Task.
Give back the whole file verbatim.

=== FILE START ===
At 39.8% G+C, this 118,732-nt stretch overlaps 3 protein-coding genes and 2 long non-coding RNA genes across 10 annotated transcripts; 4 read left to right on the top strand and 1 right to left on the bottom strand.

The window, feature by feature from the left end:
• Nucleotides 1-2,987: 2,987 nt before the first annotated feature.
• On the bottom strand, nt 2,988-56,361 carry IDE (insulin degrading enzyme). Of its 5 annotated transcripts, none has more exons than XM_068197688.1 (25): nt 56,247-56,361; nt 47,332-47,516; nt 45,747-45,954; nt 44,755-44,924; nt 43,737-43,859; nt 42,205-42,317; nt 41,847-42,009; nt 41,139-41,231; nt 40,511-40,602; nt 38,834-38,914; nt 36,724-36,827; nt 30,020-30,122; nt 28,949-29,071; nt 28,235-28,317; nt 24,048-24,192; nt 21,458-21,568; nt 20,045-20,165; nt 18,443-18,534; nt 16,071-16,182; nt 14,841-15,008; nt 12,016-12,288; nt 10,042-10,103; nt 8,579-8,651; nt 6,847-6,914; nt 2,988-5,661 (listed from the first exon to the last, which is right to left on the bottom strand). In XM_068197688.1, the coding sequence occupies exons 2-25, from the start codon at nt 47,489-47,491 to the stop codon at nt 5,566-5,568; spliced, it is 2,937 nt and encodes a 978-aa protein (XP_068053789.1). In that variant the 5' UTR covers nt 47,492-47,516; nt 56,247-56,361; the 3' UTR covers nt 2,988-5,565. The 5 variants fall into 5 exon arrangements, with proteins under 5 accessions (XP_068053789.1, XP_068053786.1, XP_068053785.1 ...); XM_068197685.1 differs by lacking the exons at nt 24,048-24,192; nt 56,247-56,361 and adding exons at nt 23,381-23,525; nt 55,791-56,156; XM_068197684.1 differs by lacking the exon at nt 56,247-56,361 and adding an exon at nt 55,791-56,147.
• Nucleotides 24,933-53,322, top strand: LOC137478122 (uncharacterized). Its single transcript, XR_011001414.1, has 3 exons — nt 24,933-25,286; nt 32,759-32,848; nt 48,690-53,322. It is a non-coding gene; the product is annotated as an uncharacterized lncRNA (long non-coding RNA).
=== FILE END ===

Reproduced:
At 39.8% G+C, this 118,732-nt stretch overlaps 3 protein-coding genes and 2 long non-coding RNA genes across 10 annotated transcripts; 4 read left to right on the top strand and 1 right to left on the bottom strand.

The window, feature by feature from the left end:
• Nucleotides 1-2,987: 2,987 nt before the first annotated feature.
• On the bottom strand, nt 2,988-56,361 carry IDE (insulin degrading enzyme). Of its 5 annotated transcripts, none has more exons than XM_068197688.1 (25): nt 56,247-56,361; nt 47,332-47,516; nt 45,747-45,954; nt 44,755-44,924; nt 43,737-43,859; nt 42,205-42,317; nt 41,847-42,009; nt 41,139-41,231; nt 40,511-40,602; nt 38,834-38,914; nt 36,724-36,827; nt 30,020-30,122; nt 28,949-29,071; nt 28,235-28,317; nt 24,048-24,192; nt 21,458-21,568; nt 20,045-20,165; nt 18,443-18,534; nt 16,071-16,182; nt 14,841-15,008; nt 12,016-12,288; nt 10,042-10,103; nt 8,579-8,651; nt 6,847-6,914; nt 2,988-5,661 (listed from the first exon to the last, which is right to left on the bottom strand). In XM_068197688.1, the coding sequence occupies exons 2-25, from the start codon at nt 47,489-47,491 to the stop codon at nt 5,566-5,568; spliced, it is 2,937 nt and encodes a 978-aa protein (XP_068053789.1). In that variant the 5' UTR covers nt 47,492-47,516; nt 56,247-56,361; the 3' UTR covers nt 2,988-5,565. The 5 variants fall into 5 exon arrangements, with proteins under 5 accessions (XP_068053789.1, XP_068053786.1, XP_068053785.1 ...); XM_068197685.1 differs by lacking the exons at nt 24,048-24,192; nt 56,247-56,361 and adding exons at nt 23,381-23,525; nt 55,791-56,156; XM_068197684.1 differs by lacking the exon at nt 56,247-56,361 and adding an exon at nt 55,791-56,147.
• Nucleotides 24,933-53,322, top strand: LOC137478122 (uncharacterized). Its single transcript, XR_011001414.1, has 3 exons — nt 24,933-25,286; nt 32,759-32,848; nt 48,690-53,322. It is a non-coding gene; the product is annotated as an uncharacterized lncRNA (long non-coding RNA).